Auckland Branch Local 13 SecretaryRussell Mayn says it was a real boost tosee the Maritime Union and the ITFworking together to resolve theproblem.

    He says Maritime Union officials toldthe Ships Master that the vessel wouldbe inspected at every port by the ITF,and that when they arrived back inJapan they would be welcomed by theAll Japan Dock Workers Union.

    Mr Mayn says if this type of activitycontinues, it could theoretically end upwith fuel oil for fishing trawlers classi-fied as ships stores, allowing overseasseamen to drive tankers on NewZealand roads and discharge it ontovessels.

    He says workers at local stevedoringcompany Leonard and Dingley haveworked with this type of cargo forfishing vessels on average 14 times ayear in the past.

    Self-loading halted by Local 13Self-loading halted by Local 13

  • 7History in the making: historian David Grant (left) signs up for his new job, writing a history ofthe Seafarers Union. Maritime Union General Secretary Trevor Hanson does the honours for theUnion, while former Seafarers President Dave Morgan looks on.

    Mainland WatchMainland Stevedores have encoun-tered a new setback to their plans to setup shop in the South Island.

    An attempt in March was made byMainland to introduce their heavy-handed tactics to the Dunedin water-front when fishing company Amatalgave them a contract to unload fish fromthe trawler Janas at a Sealord coldstore.

    However, the Mainland Rat wassent scurrying from the south after localreaction sent a very loud and clearmessage.

    The Port Chalmers and Dunedinbranch of the Maritime Union swung inbehind our local casuals who work onthe waterfront and announced a majorpicket.

    The local community got in behindthe picket and the local news mediapicked up on the story.

    After all the big talk from Mainland,what was the result?

    A no-show the Janas bypassedDunedin and headed north.

    Game, set and match to the MaritimeUnion and the local community.

    Mainland boss Greg Dickson andAmatal boss Ken Atkinson threw a hissyfit in the local paper, attacking the Unionand Port Otago.

    This strange attempt to lose friendsand not influence people didnt gainmuch kudos for the pair.

    Maritime Union President PhilAdams pointed out that Port Otago haddelivered more than $24 million individends to the Otago RegionalCouncil in the past six years.

    Mainland manager Jim McDougallclaimed in a PR article in the OtagoDaily Times in January that Mainlandwould be the biggest stevedore in theSouth Island in five years.

    However the Maritimes understandsthe Mr McDougall is now workingoverseas in Iraq.

    He will no doubt find the locals theremore receptive than those in the SouthIsland.

    Strong Unions

    need women

    Women transport workers from NewZealand, Fiji, Papua New Guinea,Vanuatu and Australia attended an ITF/FNV Pacific Workshop for Women on 24 26 March 2004 in Wellington.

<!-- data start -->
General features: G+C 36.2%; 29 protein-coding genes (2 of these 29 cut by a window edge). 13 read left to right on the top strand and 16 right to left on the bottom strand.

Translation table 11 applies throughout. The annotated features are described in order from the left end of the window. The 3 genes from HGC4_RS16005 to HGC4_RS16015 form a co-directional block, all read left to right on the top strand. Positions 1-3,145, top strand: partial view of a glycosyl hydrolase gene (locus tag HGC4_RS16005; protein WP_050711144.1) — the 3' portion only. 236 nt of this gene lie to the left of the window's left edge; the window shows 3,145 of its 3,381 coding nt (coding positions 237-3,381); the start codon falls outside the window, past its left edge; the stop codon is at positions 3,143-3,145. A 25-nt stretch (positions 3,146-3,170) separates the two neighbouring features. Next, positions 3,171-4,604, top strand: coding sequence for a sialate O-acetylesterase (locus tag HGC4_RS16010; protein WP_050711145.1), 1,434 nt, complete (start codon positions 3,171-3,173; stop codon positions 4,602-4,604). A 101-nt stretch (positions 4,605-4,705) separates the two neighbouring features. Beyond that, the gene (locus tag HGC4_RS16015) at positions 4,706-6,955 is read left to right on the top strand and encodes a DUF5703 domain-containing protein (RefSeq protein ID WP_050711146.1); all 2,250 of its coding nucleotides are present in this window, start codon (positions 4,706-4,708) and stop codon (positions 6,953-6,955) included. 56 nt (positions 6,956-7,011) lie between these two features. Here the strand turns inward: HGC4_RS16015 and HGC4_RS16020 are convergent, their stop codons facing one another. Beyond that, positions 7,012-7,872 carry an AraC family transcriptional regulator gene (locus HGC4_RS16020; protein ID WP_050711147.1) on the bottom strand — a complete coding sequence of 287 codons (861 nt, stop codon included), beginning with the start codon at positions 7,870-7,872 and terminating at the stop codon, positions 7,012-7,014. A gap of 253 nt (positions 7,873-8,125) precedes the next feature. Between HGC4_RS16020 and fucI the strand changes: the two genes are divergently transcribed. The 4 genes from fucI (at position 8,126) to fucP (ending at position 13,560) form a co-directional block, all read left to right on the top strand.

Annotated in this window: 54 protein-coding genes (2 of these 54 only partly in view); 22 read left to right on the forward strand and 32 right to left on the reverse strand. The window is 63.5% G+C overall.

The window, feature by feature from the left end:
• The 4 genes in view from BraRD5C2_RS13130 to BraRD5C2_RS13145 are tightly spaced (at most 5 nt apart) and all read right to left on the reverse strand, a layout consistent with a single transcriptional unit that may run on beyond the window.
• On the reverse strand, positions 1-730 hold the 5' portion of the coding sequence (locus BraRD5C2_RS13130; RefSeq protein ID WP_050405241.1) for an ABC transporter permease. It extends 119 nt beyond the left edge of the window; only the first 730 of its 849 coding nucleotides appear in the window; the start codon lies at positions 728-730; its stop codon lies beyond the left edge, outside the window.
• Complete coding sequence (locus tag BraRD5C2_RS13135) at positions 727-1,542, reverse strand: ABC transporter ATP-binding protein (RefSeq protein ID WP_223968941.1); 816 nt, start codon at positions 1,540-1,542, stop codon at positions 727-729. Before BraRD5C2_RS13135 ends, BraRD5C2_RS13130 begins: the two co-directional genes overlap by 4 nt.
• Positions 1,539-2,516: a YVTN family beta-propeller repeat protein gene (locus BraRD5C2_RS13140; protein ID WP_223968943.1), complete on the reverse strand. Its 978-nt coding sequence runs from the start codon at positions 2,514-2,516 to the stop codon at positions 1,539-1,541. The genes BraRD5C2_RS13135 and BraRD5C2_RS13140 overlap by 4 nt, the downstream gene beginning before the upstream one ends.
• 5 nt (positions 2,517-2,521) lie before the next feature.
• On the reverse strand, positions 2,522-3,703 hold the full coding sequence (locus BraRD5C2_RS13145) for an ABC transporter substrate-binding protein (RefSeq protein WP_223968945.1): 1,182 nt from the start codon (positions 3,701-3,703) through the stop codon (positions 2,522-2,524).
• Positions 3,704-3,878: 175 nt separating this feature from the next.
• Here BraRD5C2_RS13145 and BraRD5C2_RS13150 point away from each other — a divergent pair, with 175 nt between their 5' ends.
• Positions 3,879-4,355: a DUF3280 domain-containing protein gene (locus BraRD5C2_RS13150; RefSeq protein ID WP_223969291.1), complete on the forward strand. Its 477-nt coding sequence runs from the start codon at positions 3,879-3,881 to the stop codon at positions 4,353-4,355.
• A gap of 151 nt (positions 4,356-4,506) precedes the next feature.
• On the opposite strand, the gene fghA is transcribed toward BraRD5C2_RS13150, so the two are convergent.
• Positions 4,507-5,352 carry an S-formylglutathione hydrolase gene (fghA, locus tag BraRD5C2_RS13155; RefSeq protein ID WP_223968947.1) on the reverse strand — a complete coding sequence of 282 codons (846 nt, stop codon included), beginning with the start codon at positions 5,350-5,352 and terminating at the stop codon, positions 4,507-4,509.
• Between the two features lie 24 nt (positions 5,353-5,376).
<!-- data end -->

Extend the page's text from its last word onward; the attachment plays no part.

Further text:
The workshop recognized theprogress affiliates have made over thelast year in setting up womens struc-tures and boosting representation inUnions.

    Women workers called on ITFaffiliates to continue providing forumsto discuss womens issues and toprovide women members with trainingopportunities.

    The representatives also wanted tosee plans put in place to educate youngpeople about the role of unions, improvework/life balance, end harassment andbullying at work, and create familyfriendly workplaces.

    Pay equity, parental leave andwomens representation were other keyconcerns.

    Women workers wanted to build theITFs Strong Unions Need Womencampaign, by working to encouragemore women into the transport industry,and unionizing those currently workingin this sector.

    Port Code a

    positive stepThe long-awaited Port Code waslaunched in early June.

    The Code of Practice for Health andSafety in port operations has beenissued by Occupational Safety andHealth (OSH) and the Maritime SafetyAuthority (MSA).

    The code outlines a range of workpractices in ports that meet the require-ments of health and safety laws.

    Maritime Union General SecretaryTrevor Hanson says the Union has longbeen pushing for the Code and ispleased that it has been completed.

    He says that all Maritime Unionmembers should become familiar withthe Code as it will be a major tool inensuring that a safe working environ-ment is in place in New Zealand ports.

    A copy of the Port Code has beenincluded in this mailout of the Mari-times.

    The Port Code is also available at thefollowing website:http://www.osh.dol.govt.nz

  • 8by Kathy Whelan

    ITF Coordinator for New Zealand

    It has been a very active time for theITF in New Zealand over the last fewmonths.

    Here are some of the problems wehave found on inspected ships since thebeginning of 2004.

    American Warrior(USA flagged fishing vessel)

    18 crew members of the AmericanWarrior in Dunedin approachedMaritime Union President Phil Adamscomplaining of victimization by theAmerican skipper.

    The crew were three months into a 12month contract, and sought repatriationwhich the company would agree to onlyif the crew paid their own air fares.

    After investigations, we discoveredprobably one of the worse contracts wehave ever seen in the fishing industry.

    The contract provided for a guaran-teed payment of US$250 per month, anunspecified percentage of the catchwhich was paid at the Skippers discre-tion, and it had no health or safetyprovisions.